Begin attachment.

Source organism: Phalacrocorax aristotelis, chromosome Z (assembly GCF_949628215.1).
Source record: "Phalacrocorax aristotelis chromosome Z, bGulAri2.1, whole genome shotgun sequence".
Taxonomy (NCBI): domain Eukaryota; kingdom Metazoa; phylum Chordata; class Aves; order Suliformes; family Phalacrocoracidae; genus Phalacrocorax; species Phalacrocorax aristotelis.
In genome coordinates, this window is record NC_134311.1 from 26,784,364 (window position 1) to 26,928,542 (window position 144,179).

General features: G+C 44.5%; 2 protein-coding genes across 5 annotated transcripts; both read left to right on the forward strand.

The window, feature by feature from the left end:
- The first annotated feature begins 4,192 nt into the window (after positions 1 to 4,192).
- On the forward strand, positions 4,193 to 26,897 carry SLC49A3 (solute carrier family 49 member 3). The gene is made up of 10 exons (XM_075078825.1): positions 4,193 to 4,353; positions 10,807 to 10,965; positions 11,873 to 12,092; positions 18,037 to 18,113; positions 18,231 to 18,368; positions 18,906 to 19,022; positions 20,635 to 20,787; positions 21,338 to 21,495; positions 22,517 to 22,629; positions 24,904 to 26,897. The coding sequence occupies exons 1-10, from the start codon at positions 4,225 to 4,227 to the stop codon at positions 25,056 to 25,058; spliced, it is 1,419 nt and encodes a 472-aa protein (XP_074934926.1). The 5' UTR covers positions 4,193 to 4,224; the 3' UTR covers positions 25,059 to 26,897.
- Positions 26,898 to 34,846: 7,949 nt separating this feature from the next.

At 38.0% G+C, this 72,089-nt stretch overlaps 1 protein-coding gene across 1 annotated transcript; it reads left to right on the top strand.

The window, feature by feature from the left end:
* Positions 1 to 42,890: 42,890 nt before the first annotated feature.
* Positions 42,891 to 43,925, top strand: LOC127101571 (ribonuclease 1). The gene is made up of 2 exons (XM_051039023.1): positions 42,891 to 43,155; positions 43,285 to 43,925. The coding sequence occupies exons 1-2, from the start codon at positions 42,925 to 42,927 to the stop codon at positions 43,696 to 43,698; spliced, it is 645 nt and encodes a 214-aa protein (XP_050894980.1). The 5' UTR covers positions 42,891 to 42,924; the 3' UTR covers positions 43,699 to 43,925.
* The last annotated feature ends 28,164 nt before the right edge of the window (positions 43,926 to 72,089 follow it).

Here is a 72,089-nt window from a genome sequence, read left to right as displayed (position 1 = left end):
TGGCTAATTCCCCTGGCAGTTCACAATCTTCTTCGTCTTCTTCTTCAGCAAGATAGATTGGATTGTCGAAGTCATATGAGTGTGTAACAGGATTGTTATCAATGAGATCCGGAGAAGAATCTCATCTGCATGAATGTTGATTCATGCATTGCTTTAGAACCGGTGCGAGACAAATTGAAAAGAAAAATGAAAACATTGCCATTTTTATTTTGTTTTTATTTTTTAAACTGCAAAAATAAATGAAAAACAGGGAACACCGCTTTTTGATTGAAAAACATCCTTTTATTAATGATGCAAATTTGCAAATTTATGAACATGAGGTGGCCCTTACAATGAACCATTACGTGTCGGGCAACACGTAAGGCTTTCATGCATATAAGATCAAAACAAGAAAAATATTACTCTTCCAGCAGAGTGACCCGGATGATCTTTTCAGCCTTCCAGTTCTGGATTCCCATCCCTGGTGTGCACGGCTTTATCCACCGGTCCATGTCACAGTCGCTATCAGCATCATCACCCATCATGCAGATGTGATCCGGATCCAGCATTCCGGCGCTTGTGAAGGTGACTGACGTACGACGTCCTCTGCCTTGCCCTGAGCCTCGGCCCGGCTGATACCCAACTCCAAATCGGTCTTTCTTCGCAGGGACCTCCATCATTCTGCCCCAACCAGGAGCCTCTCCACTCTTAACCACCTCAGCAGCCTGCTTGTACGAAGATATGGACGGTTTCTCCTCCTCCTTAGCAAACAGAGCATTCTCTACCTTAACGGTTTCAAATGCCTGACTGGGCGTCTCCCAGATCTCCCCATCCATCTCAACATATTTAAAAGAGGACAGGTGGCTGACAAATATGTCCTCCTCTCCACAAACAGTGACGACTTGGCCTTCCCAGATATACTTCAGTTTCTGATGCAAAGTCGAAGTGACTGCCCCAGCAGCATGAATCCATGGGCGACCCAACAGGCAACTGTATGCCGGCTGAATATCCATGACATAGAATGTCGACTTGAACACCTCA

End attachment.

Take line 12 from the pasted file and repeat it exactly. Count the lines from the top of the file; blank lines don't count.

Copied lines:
* Positions 1 to 42,890: 42,890 nt before the first annotated feature.